Matt Hancock in Westminster, April 2020. Photo: Flickr/Pippa Fowles Matt Hancock in Westminster, April 2020. Photo: Flickr/Pippa Fowles

Number Ten’s Covid-19 media strategy appears to be unravelling, notes Alex Snowdon

A few days ago there was a striking absence of media criticism of the government over its handling of the coronavirus crisis. Similarly, there was little opposition coming from Labour. Unsurprisingly, in this context of elite consensus, polls suggested high levels of approval for Boris Johnson and the government.

We have become accustomed in the last few weeks to events moving very swiftly. The shift in the political debate this week has illustrated how quickly things can change. Thursday’s newspaper front pages were dominated by attacks on the government over the issues of testing and ventilators. The last couple of days have been little better.

There is now an unmistakeable sense that testing is at the fore of the whole debate and the Tories are struggling to maintain credibility. These two points are linked: the government has failed dismally on testing, which has consistently been a massive weakness in the UK’s response to the pandemic. It is the cutting edge issue that is rapidly undermining public trust in the government’s management of the growing public health crisis.


Mainstream journalists have apparently begun to notice what some of us have pointed out previously: some countries, like South Korea and Germany, have adopted a far more serious approach to testing and consequently seen much lower death rates, avoiding an exponential spread of the virus on a comparable scale to the UK. There was also disbelief from some of the media at two barely believable figures announced in recent days. One was the revelation that only 2000 NHS workers had been tested (this is now growing, but incredibly slowly); the other was the news that a whopping total of 30 ventilators were on their way.

This is a reminder that the smoothest media operation can always be undone by reality. The harsh facts on the ground – the rising death toll, the pitiful lack of ventilators, the shortage of personal protective equipment, the low levels of testing and contact tracing – are colliding with the government’s projected image. Popular discontent is growing.

The government’s daily media briefings had, until the last couple of days, been a very effective ideological weapon. They do more than just provide useful information. They allow senior government figures to frame the entire political debate. The elite journalists asking questions have proved largely complicit in allowing government representatives to do precisely that.

These briefings are an opportunity for presenting the government as embodying national unity at a time of national emergency. They were of course intended to be prime ministerial briefings, projecting Boris Johnson as a stout, capable and determined Churchillian leader at a time of crisis. Since he tested positive for Covid-19 he has been unable to deliver the briefings personally, undermining them as a chance to boost his leadership image.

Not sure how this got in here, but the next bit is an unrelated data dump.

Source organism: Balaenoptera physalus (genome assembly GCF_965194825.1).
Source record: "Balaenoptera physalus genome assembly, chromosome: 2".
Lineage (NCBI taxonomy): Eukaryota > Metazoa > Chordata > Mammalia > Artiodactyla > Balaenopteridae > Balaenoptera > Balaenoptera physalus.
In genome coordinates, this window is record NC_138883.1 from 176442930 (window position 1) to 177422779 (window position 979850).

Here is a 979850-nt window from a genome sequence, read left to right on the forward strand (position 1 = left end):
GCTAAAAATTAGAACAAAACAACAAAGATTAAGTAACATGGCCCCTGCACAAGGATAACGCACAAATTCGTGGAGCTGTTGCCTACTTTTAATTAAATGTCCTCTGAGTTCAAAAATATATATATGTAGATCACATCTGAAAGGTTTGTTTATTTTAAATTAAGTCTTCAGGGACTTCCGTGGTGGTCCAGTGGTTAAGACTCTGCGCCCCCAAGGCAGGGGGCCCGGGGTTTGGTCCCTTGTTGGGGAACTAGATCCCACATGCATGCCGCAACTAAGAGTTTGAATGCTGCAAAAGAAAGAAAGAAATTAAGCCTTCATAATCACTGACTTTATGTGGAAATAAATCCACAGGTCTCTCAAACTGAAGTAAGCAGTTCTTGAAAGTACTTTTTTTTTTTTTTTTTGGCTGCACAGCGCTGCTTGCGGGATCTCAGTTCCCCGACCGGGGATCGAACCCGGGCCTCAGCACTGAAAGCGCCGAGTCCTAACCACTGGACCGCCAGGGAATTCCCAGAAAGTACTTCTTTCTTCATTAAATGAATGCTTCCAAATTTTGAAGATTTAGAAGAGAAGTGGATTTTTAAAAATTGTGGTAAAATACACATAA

The frequency (daily) strengthens the impression of the government being highly engaged and interventionist. In recent days, though, there has been the growing sense that ministers actually have nothing new to announce, falling back on banal platitudes and the repetition of airy promises. The involvement of ostensibly impartial senior experts gives added authority, implying the information being presented is neutral and unchallengeable. In fact this represents a very contentious politicisation of the role of senior medical and scientific figures, with politicians cynically using them to give the dubious impression of scientific objectivity.


There has been a strong emphasis for a little while now on people taking personal responsibility. It can feel in these briefings like the government is holding the people to account, not the other way around. Responsibility is shifted from government to people. This constant emphasis on the public’s good behaviour deflects from the urgent political issues that need to be addressed.

The messaging has undeniably become smoother. There have been no more tactless mis-steps like referring to ‘herd immunity’ or telling us our loved ones will die, as Johnson notoriously did on 12 March. The media have assisted the government in all of this, generally accepting the dominant framing. Until the last few days there were not enough questions about key issues like testing, contact tracing and ventilators. But this is now fracturing under the pressure of events, accentuated by scientists, health workers and trade unions speaking out on issues like PPE and testing. 

At the start of this week the government was evidently sustaining a high level of public approval. I’m not convinced that remains the case.

Alex Snowdon

Alex Snowdon is a Counterfire activist in Newcastle. He is active in the Palestine Solidarity Campaign, Stop the War Coalition and the National Education Union.​ He is the author of A Short Guide to Israeli Apartheid (2022).